When you had Aamir in the lead, any specific reasons for settling for Asin?
Basically, she breathed life into the character in Tamil and I couldn’t think of anyone else donning the role. For the same reason, I didn’t have to think twice before fixing Asin.
Surya six-pack - Aamir six-pack. What’s the difference?
Well, I can’t reveal anything about Aamir’s six-pack since that forms the crux of the movie. And anyway, it’s for you to decide the difference between the two six-packs.
You are involved in Gajini almost for the past two years. You don’t see that as a roadblock to your career?
Not at all. I am quite aware of the reach and significance my project would get with the involvement of a star like Aamir Khan. Besides, I am only happy to work with and learn from a legend like Aamir Khan and two years doesn’t seem too long for the same reason.
Working with Aamir Khan for two years doesn’t seem long

Is the Hindi Gajini same as that of its Tamil counterpart?
I have tweaked the script a little bit to suit the taste of the Hindi speaking audience. I also made sure that the story is not tampered with fearing that the essence would be lost. However, I could see that there are a lot of improvements made basically – the 20-minute long climax the Tamil version had, has been altered a bit. Besides, we have also added another song.
Tell us something about the technicians who played a significant part in the making of the movie.
I consider myself quite lucky for having Ravi K Chandran on my crew since I’m an ardent fan of his work. He is my neighbor and my walking partner in the mornings. We discuss quite a lot of cinema during those early morning strolls and I would constantly charm him into working with me.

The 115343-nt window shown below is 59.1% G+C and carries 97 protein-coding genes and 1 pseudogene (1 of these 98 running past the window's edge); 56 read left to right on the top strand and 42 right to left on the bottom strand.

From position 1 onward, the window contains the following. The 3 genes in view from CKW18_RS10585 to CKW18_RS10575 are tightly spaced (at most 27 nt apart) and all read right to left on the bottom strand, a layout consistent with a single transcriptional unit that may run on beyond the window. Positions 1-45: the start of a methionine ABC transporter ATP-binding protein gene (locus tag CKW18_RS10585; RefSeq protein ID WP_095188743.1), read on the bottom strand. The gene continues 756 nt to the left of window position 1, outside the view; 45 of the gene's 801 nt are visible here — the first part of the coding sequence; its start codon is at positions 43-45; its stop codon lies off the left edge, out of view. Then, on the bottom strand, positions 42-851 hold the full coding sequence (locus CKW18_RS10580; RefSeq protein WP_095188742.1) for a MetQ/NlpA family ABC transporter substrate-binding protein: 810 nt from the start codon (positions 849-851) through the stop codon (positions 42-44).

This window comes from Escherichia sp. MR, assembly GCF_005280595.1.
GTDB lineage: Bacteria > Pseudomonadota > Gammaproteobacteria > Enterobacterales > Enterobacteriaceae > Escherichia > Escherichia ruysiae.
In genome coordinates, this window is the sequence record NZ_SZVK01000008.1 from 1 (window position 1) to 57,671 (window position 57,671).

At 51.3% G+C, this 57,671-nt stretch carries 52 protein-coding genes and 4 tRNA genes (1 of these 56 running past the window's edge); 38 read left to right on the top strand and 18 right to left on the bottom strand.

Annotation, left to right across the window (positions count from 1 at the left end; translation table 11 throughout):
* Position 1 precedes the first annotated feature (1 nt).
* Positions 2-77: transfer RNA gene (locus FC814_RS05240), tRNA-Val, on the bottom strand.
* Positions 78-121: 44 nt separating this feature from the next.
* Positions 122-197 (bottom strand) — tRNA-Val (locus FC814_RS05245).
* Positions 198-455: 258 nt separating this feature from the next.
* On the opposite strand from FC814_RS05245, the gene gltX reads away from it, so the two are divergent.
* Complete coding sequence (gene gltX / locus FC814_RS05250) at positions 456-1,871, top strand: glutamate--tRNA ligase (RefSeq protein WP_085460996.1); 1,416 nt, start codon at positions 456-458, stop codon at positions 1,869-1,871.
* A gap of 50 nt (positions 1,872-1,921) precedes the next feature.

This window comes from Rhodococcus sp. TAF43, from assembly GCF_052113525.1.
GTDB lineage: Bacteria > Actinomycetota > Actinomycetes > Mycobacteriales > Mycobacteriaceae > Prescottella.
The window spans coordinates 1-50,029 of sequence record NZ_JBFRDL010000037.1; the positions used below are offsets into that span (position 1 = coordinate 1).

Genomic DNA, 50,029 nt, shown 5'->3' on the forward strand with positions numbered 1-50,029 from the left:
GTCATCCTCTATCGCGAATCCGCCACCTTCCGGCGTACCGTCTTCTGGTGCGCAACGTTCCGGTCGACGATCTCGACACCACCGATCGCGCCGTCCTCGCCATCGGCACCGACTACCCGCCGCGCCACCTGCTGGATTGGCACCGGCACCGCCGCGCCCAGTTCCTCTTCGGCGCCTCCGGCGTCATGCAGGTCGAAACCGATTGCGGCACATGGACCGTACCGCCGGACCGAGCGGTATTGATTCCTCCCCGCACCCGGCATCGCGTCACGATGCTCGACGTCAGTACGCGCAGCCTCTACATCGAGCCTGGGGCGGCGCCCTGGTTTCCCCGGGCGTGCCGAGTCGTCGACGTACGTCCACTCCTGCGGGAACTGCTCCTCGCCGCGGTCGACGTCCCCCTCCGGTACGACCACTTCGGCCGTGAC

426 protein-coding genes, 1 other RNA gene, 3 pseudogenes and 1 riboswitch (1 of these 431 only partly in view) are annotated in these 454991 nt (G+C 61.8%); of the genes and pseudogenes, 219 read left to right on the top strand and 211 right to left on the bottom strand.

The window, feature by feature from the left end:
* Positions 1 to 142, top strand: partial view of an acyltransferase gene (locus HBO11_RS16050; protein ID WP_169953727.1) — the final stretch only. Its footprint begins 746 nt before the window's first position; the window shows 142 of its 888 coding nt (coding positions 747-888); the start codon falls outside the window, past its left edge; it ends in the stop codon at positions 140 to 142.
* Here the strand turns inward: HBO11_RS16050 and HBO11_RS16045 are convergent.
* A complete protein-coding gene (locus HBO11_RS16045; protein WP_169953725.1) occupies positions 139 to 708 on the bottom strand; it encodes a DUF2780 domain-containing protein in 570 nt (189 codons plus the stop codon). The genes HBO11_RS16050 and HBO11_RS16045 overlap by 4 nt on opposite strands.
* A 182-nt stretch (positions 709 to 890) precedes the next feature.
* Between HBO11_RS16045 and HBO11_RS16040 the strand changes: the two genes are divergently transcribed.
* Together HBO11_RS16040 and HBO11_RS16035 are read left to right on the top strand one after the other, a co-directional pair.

Luckily enough, he okay-ed the project and we hit it off. We used to make the Hindi speaking crowd go mad by discussing things in Tamil on the sets. Ravi has been immensely helpful and supportive for the project.
What are your future plans in Hindi?
Although I have no future plans drafted out for Hindi, I will continue to do projects if Gajini is successful, since Hindi films cover a vast market. And Tamil films will always remain close to my heart too.
We are curious to know more about Aamir.
Aamir called me after viewing Gajini – Tamil. As opposed to others who raise an eyebrow immediately upon meeting me for the first time, Aamir stayed composed until the end of our first meeting. He mentioned that he didn’t have much expectation before watching the movie. He also told me that he fell in love with the movie and found that the movie has soul in it. He revealed later that he had the picture of a 6 ft tall man and was shocked to see a rather short looking man.

We hit it off soon after and Aamir has become a close friend in no time who invites me home for dinners quite often. He puts his heart and soul to the work and I adore that quality in him. It’s something every professional should have within, in my opinion.
Aamir Khan is a big fan of Vijay’s dance
Did you happen to meet any of your Tamil crewmembers while on the Gajini shoot?
I met Vijay accidently in a lift at Ramoji Rao Studios. After initial pleasantries he asked me if he could visit the Gajini sets. I was shocked and invited him personally to the sets and introduced him to Aamir. To my surprise, Aamir immediately recognized him and said that he is a fan of Vijay and his dance. He also recollected how he and his wife would be glued to his songs on TV while in Chennai. Aamir also met Manobala during that occasion and remembered him from Gajini. Those ten days are unforgettable in my life. I also met Thotta Dharani in one of the Telugu film sets. It was like visiting a close relative’s house. The hospitality was simply remarkable.
How would you rate Asin in the Tamil and Hindi versions of Gajini?
It was little bit of a struggle for the first time in Tamil. However, she pulled it off beautifully in Hindi since there is not much difference to the character except for the dialogues. She is perfectly in tune with her Gajini character.
Is Asin being used as eye candy? Don’t Bollywood films demand it though?
Nope, I haven’t used Asin in that perspective and generally my films don’t show lead ladies in that light. I am simply not interested in that idea.
I haven’t used Asin in an ‘eye candy’ perspective and generally my films don’t show lead ladies in that light
It’s funny; sometimes I have Kunjaramma in mind while creating a story
You once said only Vijayakanth could carry off the Ramana character.